Not since A.D. 732, almost 1,300 years ago, has there been such a violent clash involving Muslims on French soil.
Then, it was an Islamic army that had already conquered Spain and was well on its way to spreading the new religion of Islam into France. The North African military forces were defeated by the armies of Charles Martel not far from Paris. Europe was saved from a serious Islamic threat.
What will save it now?
For over two weeks, Muslim youths rioted in cities across France, destroying property and burning cars. The latter was not new. According to U.S. News and World Report, "An average of 80 cars were burned every day in France even before the riots began—a practice that has long been an expression of anger and civil disobedience by the nation's underprivileged. 'We don't have a choice; we are ready to sacrifice everything because we have nothing,' said a young man in one neighborhood hit by rioting" ("After the Flames," Nov. 21, 2005).
A great deal of the blame for the riots has been placed at the feet of "racism and poverty." It is certainly true that these second- and third-generation children of Islamic immigrants are generally poorer than their French fellow-citizens. The generous French social welfare system has also contributed to an entitlement mentality that encourages the poor and underprivileged to blame the government for not taking care of them.
Additionally, employers complain that laws making it virtually impossible to fire workers also discourage the hiring of new employees, a contributory factor to France's high rate of unemployment. That rate is currently 10 percent, but it's at least double that level in the poorer, Islamic areas.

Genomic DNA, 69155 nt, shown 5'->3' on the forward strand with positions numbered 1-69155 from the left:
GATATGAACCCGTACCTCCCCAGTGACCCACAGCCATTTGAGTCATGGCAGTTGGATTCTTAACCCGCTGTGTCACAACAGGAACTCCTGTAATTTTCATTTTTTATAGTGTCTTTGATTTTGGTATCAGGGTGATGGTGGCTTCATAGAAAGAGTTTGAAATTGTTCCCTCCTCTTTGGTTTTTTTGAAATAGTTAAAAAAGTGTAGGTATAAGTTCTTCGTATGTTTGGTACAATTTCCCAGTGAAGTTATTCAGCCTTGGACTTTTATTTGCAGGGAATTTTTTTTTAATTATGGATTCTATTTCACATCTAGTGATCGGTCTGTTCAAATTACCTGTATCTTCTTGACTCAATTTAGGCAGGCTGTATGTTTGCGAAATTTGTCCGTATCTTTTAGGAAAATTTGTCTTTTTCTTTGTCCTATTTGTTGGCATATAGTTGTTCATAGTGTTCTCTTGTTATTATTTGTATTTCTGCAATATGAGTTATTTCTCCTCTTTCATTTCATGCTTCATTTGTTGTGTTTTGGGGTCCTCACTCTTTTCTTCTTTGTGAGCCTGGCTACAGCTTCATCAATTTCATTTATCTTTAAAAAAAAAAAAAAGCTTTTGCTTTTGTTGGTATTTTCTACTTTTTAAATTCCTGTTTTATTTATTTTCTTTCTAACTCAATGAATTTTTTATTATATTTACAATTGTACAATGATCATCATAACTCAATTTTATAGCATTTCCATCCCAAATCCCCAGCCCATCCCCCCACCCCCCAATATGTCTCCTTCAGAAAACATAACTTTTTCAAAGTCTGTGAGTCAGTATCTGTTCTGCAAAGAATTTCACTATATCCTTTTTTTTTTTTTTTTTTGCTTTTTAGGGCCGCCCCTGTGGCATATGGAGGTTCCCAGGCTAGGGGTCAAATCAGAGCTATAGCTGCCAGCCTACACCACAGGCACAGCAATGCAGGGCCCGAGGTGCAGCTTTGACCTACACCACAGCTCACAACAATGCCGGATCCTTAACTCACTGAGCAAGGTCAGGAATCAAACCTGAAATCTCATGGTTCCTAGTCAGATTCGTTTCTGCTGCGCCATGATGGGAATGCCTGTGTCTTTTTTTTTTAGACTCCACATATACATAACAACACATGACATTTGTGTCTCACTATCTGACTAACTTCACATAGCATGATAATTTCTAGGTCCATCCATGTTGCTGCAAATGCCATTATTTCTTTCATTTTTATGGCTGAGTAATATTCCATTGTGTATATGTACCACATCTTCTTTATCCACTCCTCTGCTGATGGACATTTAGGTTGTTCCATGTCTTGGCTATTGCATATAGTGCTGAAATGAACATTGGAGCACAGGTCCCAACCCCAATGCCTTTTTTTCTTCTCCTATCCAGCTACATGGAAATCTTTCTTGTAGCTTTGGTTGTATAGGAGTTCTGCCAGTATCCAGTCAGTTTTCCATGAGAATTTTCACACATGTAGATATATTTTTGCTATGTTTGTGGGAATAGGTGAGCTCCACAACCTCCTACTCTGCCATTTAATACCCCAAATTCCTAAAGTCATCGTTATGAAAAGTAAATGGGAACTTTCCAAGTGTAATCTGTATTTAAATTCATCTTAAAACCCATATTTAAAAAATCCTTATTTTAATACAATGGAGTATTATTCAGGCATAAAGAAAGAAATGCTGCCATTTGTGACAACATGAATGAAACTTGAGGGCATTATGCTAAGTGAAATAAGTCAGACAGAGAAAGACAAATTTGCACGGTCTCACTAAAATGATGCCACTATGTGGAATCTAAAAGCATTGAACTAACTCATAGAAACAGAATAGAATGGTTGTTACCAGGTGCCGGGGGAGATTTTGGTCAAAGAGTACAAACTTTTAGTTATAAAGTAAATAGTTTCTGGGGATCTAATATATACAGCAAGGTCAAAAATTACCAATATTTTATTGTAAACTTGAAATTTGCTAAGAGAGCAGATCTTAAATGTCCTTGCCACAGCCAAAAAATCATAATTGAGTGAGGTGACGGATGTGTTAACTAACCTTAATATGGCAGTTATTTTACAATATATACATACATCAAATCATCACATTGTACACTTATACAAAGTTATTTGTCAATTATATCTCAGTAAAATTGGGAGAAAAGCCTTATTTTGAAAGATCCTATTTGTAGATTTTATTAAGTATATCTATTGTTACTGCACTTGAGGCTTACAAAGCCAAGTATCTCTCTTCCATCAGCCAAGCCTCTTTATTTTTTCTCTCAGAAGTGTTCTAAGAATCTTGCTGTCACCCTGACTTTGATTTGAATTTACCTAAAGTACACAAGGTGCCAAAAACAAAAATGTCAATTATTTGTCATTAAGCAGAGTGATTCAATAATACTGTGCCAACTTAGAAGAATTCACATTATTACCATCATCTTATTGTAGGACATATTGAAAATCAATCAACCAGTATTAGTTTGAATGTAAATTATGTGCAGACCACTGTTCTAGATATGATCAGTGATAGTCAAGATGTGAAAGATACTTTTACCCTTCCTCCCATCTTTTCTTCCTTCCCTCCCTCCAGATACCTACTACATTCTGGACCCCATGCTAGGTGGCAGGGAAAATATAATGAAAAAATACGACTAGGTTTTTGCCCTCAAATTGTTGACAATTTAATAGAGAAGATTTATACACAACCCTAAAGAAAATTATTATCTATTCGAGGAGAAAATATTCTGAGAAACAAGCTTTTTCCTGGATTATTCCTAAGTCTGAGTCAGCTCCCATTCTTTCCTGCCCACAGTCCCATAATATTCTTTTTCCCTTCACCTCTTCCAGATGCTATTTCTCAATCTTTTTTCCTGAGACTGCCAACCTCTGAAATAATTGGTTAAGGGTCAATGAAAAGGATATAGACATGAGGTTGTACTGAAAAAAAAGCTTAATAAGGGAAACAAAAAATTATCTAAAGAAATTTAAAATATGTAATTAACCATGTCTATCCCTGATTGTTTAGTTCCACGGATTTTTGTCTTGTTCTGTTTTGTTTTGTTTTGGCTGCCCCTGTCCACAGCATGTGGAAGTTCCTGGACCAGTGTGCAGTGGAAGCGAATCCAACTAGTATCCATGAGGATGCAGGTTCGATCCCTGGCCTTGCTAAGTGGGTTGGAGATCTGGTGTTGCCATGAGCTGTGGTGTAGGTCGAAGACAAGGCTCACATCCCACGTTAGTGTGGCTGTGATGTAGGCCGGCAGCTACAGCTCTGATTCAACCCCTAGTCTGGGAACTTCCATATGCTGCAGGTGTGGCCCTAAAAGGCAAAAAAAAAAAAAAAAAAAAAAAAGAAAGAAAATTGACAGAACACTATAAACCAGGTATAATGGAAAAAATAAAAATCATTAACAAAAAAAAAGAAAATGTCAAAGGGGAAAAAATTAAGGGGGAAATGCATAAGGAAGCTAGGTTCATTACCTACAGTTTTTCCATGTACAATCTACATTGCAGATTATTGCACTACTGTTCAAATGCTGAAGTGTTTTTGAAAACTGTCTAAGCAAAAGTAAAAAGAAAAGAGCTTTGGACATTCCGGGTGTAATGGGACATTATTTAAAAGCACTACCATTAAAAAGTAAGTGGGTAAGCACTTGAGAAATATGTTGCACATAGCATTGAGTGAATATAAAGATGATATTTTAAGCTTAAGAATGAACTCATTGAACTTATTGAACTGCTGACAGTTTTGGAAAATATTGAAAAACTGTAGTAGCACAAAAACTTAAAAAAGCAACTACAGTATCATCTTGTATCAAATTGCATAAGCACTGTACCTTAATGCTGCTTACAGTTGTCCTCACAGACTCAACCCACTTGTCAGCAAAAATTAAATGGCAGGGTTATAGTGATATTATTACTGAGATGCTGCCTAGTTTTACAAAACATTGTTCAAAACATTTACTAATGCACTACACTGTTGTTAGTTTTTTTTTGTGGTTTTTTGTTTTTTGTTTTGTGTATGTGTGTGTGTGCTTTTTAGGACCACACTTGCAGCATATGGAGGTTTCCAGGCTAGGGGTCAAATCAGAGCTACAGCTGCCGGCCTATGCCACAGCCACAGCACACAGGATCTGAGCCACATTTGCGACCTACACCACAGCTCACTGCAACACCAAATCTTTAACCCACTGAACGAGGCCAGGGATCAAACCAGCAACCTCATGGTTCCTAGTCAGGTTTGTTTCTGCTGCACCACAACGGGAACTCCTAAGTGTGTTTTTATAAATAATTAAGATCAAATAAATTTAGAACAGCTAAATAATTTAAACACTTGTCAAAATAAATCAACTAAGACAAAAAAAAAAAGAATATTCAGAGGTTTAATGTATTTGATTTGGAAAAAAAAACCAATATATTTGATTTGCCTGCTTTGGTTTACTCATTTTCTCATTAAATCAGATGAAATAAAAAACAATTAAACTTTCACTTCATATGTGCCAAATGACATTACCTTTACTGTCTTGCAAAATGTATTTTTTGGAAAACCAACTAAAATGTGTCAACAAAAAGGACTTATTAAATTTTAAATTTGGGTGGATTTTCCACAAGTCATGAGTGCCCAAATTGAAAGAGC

However, poverty is not the sole cause of second—and third-generation Islamic resentment against the establishment. Across the English Channel, the perpetrators of the terrorist attacks on London in July came from fairly affluent backgrounds. They, too, were second generation, the children of Muslim immigrants from the Third World.
A major cause of these problems would appear to be an identity crisis among the children of immigrants, desperately trying to reconcile the Islamic values they have been taught with the secular values (or lack of values) that permeate the society around them. Is there any wonder they do not feel they belong?
"The juvenile rioters—some are barely twelve or thirteen—are French-born; they want to make something of themselves but feel trapped on the wrong side of an invisible window as they watch their compatriots succeed, work, and travel . . . As disenfranchised as these young people are, they are first and foremost children of television and supermarkets—they understand perfectly the mechanisms of the media. So they seek to recreate the disorder and vandalism of Baghdad or Gaza (so familiar to them from television) in their own streets, to rival other neighborhoods in destruction. They find validation in the images of their exploits broadcast on television and shared on their cell phones" (Pascal Bruckner, "How French," English translation in The New Republic, Nov. 21, 2005).
While many in the media have played down the Islamic aspect of the riots, one North African immigrant father quoted on the BBC World Service on Nov. 15 said he felt that he was "watching a clash of civilizations in my own living room."
Clash of civilizations
The phrase "clash of civilizations" is particularly disturbing when used in the context of the French riots. Noted American historian Samuel Huntington wrote a book called The Clash of Civilizations and the Remaking of World Order in 1996, long before the French riots or the terrorist attacks on U.S. soil on 9/11. Mr. Huntington predicted a coming global clash between Islam and Christianity, based partly on history but also on demographic trends—Islamic peoples tend to reproduce at a much greater level than those who are adherents to the myriad forms of Christianity.